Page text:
All Internet forums attract bullies who like the anonymity, the opportunities for the exertion of power and control, and the endless supply of vulnerable people on whom to prey. Those who identify and reveal themselves as bullies will be barred from membership.
Dignity and respect for others is a must. On an Internet forum where it is not possible to see or meet others, etiquette sometimes gets forgotten in the heat of the moment. We've all done this at sometime. The best way to respond to provocation is to ignore (ie not respond and not engage) the provocation. Bullies hate being ignored more than anything else!
Who's running this show?
I, Tim Field, am based in the UK, thus my legal experience is UK-oriented. I am not a mental health professional nor am I a legal professional. All information is given in good faith but no responsibility can be accepted. I regret I am not able to become involved in or act in individual cases.
To find out more about me click here. For my philosophy click here.
How do I join?
This page is a summary of how Bullyonline Forum operates; before joining, please spend a few moments reading the FULL RULES AND GUIDELINES which includes joining instruction.
Recommended reading on bullying, harassment and psychological violence
Over 11,000 copies sold in 30 countries ****
Bully in sight
How to predict, resist, challenge and combat workplace bullying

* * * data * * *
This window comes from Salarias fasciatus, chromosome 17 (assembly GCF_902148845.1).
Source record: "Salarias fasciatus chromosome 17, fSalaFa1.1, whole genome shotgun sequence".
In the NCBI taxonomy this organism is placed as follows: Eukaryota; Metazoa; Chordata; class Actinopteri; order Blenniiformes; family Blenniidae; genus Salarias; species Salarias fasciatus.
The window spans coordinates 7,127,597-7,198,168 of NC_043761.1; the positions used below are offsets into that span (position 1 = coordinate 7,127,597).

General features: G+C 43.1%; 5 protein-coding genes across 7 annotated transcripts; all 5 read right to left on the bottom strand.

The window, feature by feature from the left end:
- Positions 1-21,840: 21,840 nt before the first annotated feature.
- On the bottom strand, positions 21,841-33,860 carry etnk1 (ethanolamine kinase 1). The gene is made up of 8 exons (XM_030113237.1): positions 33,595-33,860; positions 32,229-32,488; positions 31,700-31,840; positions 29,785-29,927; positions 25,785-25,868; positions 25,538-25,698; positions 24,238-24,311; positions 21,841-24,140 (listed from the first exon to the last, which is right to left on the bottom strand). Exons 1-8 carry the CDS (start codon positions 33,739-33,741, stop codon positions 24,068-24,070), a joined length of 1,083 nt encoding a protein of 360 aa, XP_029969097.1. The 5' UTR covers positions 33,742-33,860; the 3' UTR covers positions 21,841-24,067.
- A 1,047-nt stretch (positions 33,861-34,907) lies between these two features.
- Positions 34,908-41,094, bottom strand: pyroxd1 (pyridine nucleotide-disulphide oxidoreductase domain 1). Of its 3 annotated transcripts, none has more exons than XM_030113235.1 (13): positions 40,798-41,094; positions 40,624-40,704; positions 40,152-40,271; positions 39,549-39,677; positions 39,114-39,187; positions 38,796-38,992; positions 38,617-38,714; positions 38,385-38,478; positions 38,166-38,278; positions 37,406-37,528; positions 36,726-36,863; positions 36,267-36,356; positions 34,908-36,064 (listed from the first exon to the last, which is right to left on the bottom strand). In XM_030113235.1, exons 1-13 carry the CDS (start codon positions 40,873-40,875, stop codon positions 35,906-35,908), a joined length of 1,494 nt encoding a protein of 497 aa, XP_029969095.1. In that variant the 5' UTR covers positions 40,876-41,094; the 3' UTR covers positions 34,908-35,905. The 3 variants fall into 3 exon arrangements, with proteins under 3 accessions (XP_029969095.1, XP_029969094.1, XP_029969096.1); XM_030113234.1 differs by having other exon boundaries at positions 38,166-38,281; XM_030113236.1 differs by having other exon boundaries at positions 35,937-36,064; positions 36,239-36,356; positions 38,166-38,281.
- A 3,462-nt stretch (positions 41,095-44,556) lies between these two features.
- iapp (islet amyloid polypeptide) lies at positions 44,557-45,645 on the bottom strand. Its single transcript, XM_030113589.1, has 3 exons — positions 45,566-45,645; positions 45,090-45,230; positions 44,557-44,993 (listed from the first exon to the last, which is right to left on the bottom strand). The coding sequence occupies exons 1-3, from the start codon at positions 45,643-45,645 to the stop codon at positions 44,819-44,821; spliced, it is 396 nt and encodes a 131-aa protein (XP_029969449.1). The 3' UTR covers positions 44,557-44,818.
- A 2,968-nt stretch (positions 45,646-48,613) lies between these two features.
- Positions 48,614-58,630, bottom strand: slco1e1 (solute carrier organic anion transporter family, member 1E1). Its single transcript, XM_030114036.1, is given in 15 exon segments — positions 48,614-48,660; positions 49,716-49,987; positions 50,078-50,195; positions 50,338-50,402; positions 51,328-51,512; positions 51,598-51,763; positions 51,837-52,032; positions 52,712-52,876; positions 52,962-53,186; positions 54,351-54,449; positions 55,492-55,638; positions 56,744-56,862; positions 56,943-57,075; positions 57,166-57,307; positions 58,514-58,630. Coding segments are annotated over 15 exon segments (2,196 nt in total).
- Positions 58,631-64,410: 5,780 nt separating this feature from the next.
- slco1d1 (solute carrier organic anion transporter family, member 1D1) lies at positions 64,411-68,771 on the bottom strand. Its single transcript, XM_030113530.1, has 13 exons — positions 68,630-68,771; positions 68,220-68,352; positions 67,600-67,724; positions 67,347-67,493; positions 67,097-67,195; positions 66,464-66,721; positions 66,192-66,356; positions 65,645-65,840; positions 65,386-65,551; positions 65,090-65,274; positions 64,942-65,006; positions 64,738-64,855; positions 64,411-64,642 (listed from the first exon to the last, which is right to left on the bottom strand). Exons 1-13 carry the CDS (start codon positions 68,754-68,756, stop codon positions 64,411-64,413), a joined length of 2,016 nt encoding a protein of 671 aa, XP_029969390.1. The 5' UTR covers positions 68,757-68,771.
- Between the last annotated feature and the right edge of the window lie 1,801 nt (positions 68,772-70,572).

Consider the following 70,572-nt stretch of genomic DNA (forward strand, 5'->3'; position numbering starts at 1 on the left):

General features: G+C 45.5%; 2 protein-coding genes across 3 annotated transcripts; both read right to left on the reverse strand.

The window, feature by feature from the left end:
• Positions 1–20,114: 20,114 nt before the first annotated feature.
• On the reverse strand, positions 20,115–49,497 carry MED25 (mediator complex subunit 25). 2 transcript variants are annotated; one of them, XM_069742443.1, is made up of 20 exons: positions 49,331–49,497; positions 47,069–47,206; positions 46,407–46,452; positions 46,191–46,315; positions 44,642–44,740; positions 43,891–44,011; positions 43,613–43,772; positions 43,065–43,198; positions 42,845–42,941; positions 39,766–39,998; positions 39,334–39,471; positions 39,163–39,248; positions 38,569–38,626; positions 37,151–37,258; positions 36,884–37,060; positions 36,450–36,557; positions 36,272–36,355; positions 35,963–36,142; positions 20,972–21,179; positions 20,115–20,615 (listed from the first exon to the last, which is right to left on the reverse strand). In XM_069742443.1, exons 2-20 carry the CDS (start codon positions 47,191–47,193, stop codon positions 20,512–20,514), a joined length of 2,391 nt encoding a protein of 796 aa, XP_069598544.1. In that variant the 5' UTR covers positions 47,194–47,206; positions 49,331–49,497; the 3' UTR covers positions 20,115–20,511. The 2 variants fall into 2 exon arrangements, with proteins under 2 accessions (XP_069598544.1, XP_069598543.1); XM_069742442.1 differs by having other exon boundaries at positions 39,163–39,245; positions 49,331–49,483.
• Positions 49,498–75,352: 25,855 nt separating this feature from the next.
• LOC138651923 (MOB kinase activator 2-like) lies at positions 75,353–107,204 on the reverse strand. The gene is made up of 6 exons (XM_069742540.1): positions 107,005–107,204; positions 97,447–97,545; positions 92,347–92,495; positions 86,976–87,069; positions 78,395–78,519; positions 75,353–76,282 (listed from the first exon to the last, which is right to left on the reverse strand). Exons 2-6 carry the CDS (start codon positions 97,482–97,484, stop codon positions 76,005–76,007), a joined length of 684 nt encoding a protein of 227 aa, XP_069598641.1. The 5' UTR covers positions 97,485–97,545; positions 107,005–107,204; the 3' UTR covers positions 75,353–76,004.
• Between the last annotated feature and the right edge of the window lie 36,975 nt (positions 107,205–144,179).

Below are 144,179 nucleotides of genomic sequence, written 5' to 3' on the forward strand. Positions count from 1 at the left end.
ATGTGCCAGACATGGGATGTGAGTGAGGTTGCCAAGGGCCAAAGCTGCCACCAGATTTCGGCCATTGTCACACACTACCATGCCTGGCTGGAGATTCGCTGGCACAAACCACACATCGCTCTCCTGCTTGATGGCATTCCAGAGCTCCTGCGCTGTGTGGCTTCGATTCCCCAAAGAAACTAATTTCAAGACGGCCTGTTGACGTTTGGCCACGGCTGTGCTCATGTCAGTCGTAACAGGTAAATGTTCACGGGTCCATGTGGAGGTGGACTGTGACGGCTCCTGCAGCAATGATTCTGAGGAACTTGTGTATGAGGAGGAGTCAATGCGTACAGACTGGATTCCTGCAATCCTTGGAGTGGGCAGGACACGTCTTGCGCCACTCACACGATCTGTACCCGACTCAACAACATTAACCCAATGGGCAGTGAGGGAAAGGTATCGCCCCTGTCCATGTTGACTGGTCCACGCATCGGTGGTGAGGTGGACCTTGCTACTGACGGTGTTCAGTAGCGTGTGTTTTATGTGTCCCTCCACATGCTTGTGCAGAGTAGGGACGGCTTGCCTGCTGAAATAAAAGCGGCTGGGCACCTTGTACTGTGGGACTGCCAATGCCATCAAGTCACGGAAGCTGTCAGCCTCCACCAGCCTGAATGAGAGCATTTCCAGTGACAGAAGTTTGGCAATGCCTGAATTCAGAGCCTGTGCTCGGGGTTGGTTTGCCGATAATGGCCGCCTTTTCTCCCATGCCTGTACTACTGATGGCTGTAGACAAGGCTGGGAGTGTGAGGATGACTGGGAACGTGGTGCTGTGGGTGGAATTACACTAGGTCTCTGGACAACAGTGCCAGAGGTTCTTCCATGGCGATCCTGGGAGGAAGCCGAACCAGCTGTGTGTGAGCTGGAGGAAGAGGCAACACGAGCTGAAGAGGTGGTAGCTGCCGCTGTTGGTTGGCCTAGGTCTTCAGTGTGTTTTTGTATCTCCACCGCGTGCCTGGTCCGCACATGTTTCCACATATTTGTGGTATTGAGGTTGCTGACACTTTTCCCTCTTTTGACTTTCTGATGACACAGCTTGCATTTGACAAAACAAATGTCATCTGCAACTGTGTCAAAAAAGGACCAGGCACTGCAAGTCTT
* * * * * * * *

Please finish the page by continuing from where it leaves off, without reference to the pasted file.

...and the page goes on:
Overcoming the silence and denial by which abuse thrives
Foreword by Diana Lamplugh OBE
Published by Success Unlimited 1996
Paperback, 16 chapters, 384 pages, resources, index
Click book cover (left) for more details
"Will be eagerly read by those waiting for an
update [to Andrea Adams' book]"
Times Educational Supplement 7/3/97
"Powerful, compassionate, practical" Nursing Times, 1/1/97
"Bully in sight is a Godsend. I think you're the only person in the world who really understands what happens when you're bullied at work. As a result of your book personnel are starting to take me seriously for the first time, management are backtracking (they were threatening to dismiss me) and the bully (a power freak who's destroyed several predecessors) is looking stressed for the first time in her life. I can't thank you enough." (UK employee)
Readers' feedback and comments.
Written with the experience and insight only a fellow experiencer can impart, Bully in sight:
Confirms and validates your experience of bullying when those around you are trying to deny it
Enables you to regain your sanity, stability and objectivity
Offers practical advice throughout, is rich in content and free of psychobabble
Invigorates you with insight and information
Teaches you that you are not alone in your experience of being bullied
Identifies and describes the injury to health caused by bullying and harassment
Enables you to overcome the feelings of shame, embarrassment, fear and guilt that bullies use to control you
Re-empowers you so you are able to regain control of yourself, your situation, and your life
Provides the means for you to break the bully's hold over you
Explains to partner, family and others the hell you are experiencing
Assists you with the legal process including case law for constructive dismissal
Helps you restart your existing career or start on the path to a new career
Is packed with insight, ideas and direction, plus sources of help and suggested reading